Russia’s war against Ukraine isn’t a “real” war, most Russians think

Left side: A Russian propaganda poster echoes the Soviet imperial myth, subscribed to by Putin, of the so-called “triune Russian people,” allegedly consisting of Russians, Ukrainians, and Belarusians. The wording says: "Our Friendship - Our Unity!" (Credit: social media) Right side: An apartment building in Ukrainian town Shchastya in Lukhansk Oblast (the town's name in Ukrainian means "happiness") after Russian artillery shelling on 26 February, 2022 (Credit: logo.gov.ua)

Left side: A Russian propaganda poster echoes the Soviet imperial myth, subscribed to by Putin, of the so-called “triune Russian people,” allegedly consisting of Russians, Ukrainians, and Belarusians. The wording says: "Our Friendship - Our Unity!" (Credit: social media)
Right side: An apartment building in Ukrainian town Shchastya in Lukhansk Oblast (the town's name in Ukrainian means "happiness") after Russian artillery shelling on 26 February, 2022 (Credit: logo.gov.ua) 

Opinion, Russian Aggression

Edited by: A. N.

Russians are against war, something they understand as a major war involving the West; but with regard to Moscow’s use of military force against their neighbors as now against Ukraine, they prefer to think that what is happening there isn’t a “real” war although almost four out of ten fear that it could become such, Aleksey Levinson says.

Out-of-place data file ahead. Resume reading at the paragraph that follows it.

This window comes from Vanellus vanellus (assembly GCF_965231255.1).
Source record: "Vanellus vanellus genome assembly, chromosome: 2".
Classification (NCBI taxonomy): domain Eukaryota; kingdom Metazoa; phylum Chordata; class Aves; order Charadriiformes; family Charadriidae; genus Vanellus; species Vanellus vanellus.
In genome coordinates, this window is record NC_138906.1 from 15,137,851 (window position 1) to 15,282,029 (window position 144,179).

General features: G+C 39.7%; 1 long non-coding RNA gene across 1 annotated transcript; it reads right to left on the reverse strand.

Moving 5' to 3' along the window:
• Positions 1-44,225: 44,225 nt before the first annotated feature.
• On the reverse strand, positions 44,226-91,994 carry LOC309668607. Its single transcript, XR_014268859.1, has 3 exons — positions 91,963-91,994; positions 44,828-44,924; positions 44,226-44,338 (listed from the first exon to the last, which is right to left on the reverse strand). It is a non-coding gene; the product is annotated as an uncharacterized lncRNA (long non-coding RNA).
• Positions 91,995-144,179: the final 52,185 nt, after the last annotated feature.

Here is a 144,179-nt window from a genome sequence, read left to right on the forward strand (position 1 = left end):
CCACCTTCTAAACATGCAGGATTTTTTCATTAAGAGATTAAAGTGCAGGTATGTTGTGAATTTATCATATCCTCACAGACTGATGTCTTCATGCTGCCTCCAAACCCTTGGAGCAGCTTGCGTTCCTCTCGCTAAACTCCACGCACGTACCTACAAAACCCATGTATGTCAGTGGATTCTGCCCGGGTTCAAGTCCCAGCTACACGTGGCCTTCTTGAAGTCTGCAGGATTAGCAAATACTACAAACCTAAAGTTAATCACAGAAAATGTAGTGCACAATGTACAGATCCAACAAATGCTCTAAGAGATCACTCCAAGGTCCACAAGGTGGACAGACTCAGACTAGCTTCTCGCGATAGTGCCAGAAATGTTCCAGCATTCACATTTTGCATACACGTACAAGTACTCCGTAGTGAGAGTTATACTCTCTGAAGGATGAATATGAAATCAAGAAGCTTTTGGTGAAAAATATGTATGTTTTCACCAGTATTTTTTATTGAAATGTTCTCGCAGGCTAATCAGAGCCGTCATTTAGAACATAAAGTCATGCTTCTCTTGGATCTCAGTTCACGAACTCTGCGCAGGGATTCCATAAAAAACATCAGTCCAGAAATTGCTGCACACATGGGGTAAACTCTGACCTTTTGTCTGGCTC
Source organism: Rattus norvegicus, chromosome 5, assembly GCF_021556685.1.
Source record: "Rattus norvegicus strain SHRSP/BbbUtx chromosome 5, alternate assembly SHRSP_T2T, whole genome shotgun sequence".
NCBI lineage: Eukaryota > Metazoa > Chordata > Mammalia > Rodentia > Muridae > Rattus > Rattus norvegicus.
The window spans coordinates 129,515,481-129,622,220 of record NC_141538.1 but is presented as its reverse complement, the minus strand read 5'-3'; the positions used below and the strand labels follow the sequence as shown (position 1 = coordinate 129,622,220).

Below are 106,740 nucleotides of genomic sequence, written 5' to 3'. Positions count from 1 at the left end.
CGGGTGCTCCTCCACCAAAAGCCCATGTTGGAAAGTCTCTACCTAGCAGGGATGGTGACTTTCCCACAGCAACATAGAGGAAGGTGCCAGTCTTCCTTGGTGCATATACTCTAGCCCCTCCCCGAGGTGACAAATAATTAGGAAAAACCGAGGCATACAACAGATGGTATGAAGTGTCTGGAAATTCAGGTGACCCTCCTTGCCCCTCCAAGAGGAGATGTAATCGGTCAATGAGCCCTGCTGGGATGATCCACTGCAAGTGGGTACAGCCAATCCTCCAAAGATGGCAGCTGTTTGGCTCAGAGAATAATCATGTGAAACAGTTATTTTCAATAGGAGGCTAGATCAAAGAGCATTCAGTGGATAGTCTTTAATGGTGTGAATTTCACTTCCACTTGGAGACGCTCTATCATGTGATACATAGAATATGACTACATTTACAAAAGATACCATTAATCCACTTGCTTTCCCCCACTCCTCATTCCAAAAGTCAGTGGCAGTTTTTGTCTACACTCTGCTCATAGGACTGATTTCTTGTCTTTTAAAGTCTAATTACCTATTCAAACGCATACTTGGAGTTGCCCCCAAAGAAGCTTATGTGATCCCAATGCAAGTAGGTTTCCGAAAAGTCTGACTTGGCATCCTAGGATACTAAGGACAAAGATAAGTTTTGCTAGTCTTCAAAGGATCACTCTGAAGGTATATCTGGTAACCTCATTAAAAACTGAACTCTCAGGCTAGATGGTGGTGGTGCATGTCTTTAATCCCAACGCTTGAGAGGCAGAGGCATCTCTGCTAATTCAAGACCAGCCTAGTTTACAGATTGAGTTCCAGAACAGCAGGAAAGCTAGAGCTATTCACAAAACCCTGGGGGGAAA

The Kremlin plays to this schizophrenic thought, the Levada Center sociologist says, by never calling what it does a war but finding one euphemism after another; but its success in doing so reflects the fact that Russians really do make this distinction.

Surveys show, Levinson continues, that “Russians do not want war” but that a majority of them supports what might be called “hybrid” military operations against Russia’s neighbors or further afield.

Those actions are viewed more as “gestures” than as the start of any real war and they are the kind of assertive behavior that a majority of Russians welcome.

Since 2014, Ukrainians have concluded that a war is going on between their country and Russia, he says. But “in Russia, people prefer to think that there is no such thing.” And what is important” is that a majority is convinced and is likely to remain convinced that Russia’s military actions in Ukraine won’t lead to “a real war.”

Consequently, most Russians are likely to believe that Putin is “playing with the West” not according to Western rules but according to Russian ones and thus support him for helping Russia as he puts it to “rise from its knees.”

Only if that changes will the support Putin has even now begin to ebb in a serious way.

At the same time, however, it is noteworthy that “almost 40 percent” of Russians are already beginning to feel “a chill of fear” about the possibility that what is going on in Ukraine could lead to the real war they fear and very much oppose.

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Edited by: A. N.
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